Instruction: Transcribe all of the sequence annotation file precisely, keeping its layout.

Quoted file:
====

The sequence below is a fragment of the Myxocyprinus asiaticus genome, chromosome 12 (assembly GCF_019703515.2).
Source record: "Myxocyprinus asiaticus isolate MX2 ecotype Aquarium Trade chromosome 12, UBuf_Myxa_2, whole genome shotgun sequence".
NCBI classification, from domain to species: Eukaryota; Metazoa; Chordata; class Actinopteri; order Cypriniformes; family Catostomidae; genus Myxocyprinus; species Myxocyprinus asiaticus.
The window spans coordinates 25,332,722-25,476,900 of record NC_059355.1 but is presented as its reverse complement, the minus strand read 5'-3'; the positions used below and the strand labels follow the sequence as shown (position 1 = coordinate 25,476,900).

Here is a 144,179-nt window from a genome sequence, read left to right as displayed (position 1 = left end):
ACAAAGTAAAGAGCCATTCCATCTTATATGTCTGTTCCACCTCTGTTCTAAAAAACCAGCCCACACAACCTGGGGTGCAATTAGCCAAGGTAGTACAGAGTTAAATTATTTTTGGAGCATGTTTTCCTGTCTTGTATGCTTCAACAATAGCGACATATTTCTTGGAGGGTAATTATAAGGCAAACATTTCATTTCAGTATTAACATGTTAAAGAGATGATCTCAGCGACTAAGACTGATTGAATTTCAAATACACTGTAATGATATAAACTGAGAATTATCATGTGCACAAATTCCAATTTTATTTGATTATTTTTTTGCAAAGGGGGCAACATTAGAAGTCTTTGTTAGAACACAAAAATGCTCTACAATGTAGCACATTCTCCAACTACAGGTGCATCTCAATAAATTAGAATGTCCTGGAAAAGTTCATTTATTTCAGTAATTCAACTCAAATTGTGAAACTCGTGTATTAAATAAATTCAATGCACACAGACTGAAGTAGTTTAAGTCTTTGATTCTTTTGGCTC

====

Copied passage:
The sequence below is a fragment of the Myxocyprinus asiaticus genome, chromosome 12 (assembly GCF_019703515.2).
Source record: "Myxocyprinus asiaticus isolate MX2 ecotype Aquarium Trade chromosome 12, UBuf_Myxa_2, whole genome shotgun sequence".
NCBI classification, from domain to species: Eukaryota; Metazoa; Chordata; class Actinopteri; order Cypriniformes; family Catostomidae; genus Myxocyprinus; species Myxocyprinus asiaticus.
The window spans coordinates 25,332,722-25,476,900 of record NC_059355.1 but is presented as its reverse complement, the minus strand read 5'-3'; the positions used below and the strand labels follow the sequence as shown (position 1 = coordinate 25,476,900).

Here is a 144,179-nt window from a genome sequence, read left to right as displayed (position 1 = left end):
ACAAAGTAAAGAGCCATTCCATCTTATATGTCTGTTCCACCTCTGTTCTAAAAAACCAGCCCACACAACCTGGGGTGCAATTAGCCAAGGTAGTACAGAGTTAAATTATTTTTGGAGCATGTTTTCCTGTCTTGTATGCTTCAACAATAGCGACATATTTCTTGGAGGGTAATTATAAGGCAAACATTTCATTTCAGTATTAACATGTTAAAGAGATGATCTCAGCGACTAAGACTGATTGAATTTCAAATACACTGTAATGATATAAACTGAGAATTATCATGTGCACAAATTCCAATTTTATTTGATTATTTTTTTGCAAAGGGGGCAACATTAGAAGTCTTTGTTAGAACACAAAAATGCTCTACAATGTAGCACATTCTCCAACTACAGGTGCATCTCAATAAATTAGAATGTCCTGGAAAAGTTCATTTATTTCAGTAATTCAACTCAAATTGTGAAACTCGTGTATTAAATAAATTCAATGCACACAGACTGAAGTAGTTTAAGTCTTTGATTCTTTTGGCTC